You’re waiting for inspiration – You’re depending on that light-bulb moment to kick off the creative process. The only problem is that writers often have to write for a living, on a schedule and on deadline, and don’t have the luxury of sitting around waiting for an A-ha! moment. The best way to outsmart this assumption is to try it the other way around: Write your opening line. Write it another way. Try it again from a different angle. Now, which version is closest to the one you imagined your Muse was going to dazzle you with? Choose that one and go on from there. You’ll be surprised at how fast genuine inspiration takes over once you get your piece under way.

You can’t write the first line until you know the last – You’re hung up on structure. So, start creating an outline, just like you did in 7th grade English class. What’s your theme? What major points must be made? What evidence backs them up? Where do you want your main character to end up at the end of the story? What do you want your audience to take away at the end? Hey, check it out: now that you know your last line, you can begin.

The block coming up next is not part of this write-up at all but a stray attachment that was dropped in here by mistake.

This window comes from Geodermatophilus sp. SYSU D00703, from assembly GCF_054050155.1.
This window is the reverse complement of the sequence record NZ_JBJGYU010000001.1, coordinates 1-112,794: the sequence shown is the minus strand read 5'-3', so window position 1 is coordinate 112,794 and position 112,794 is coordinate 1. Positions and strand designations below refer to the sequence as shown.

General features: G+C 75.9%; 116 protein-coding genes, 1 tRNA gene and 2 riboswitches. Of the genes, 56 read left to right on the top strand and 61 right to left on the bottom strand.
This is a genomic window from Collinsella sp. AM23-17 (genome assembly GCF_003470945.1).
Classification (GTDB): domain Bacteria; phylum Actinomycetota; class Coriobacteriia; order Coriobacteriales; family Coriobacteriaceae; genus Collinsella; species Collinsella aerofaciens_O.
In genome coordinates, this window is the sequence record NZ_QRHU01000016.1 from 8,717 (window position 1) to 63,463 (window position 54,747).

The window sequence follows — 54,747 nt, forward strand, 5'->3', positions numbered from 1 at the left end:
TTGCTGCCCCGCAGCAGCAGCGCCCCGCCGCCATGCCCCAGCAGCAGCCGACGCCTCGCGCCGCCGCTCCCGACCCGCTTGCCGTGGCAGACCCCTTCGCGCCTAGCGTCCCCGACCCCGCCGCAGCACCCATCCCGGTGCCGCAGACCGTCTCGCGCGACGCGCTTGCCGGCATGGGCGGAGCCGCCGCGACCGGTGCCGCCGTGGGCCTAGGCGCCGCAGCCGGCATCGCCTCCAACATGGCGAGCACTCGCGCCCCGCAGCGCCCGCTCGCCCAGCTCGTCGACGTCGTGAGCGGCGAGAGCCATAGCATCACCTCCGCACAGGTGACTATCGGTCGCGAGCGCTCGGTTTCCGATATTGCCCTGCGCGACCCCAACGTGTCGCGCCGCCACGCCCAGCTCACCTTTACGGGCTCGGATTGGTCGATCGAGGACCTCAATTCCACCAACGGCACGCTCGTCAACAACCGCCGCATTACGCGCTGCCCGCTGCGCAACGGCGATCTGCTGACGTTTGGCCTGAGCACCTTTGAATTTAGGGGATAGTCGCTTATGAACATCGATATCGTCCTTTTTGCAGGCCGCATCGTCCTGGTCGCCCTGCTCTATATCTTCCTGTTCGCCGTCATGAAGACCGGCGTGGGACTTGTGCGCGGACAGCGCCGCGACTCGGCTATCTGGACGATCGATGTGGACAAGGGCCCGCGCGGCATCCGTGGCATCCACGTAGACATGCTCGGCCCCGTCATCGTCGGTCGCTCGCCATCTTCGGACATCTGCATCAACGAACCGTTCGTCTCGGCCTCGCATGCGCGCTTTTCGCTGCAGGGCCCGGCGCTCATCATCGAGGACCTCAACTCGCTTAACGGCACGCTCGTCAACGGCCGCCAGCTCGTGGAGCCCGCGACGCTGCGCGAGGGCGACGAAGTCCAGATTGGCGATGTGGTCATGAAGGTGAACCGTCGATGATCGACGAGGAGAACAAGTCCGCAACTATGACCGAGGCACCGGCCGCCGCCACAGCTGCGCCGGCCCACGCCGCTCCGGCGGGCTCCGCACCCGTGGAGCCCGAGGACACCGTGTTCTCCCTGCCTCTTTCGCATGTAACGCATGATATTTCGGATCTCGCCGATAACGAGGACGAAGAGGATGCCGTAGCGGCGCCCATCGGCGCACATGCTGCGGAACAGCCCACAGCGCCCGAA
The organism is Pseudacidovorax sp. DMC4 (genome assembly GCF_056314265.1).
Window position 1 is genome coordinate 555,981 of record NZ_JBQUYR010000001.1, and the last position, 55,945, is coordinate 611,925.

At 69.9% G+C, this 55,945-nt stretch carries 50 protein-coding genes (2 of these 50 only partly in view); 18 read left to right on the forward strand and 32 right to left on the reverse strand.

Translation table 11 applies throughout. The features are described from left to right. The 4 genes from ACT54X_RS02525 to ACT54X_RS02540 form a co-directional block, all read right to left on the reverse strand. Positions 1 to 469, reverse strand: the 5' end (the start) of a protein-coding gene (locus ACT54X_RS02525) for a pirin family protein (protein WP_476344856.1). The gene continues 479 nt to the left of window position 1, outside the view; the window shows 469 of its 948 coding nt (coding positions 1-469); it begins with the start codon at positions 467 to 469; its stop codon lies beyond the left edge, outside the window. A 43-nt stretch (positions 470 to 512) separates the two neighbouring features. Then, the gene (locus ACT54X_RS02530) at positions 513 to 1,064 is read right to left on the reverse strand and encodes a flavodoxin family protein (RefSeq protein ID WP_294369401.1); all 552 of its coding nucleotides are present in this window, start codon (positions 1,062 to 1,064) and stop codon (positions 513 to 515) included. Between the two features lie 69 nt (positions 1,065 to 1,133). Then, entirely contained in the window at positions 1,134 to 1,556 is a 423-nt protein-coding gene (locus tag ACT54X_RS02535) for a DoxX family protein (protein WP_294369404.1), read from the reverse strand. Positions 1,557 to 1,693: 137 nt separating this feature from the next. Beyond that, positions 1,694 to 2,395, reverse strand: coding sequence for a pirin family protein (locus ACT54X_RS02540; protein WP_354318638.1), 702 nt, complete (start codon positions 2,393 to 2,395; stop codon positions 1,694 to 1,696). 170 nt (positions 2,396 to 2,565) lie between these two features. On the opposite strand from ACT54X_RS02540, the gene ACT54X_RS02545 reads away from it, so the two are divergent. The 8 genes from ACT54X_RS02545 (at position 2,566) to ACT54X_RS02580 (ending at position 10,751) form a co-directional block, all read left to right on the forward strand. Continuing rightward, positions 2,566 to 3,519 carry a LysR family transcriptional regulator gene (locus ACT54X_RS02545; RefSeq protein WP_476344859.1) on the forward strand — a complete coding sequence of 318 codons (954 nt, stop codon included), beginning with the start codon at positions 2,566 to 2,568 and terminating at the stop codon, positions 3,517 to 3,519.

You’ve done too much research – This one’s awful, isn’t it? You’ve done your job so well, you’ve got too much information swimming around your brain and stacks of photocopies and reference books and files cluttering your desk. There are different ways to approach this. 1) Sort your research into separate stacks, each representing a different subject, message or character. Slap a Post-It on each stack, identifying the information it covers. Set the stacks aside, away from your eyeline, but near enough to dig into when necessary. Start writing and refer to each stack only when needed. 2) Clear the stacks off your desk and don’t go near them. Sit down and, relying only on memory, write down the salient facts, the ones that are key to your piece. Organize these into an outline, noting where you’ll need the research to back up an assertion or add details. Begin writing from your outline and refer to the stacks only when you need the specific reference.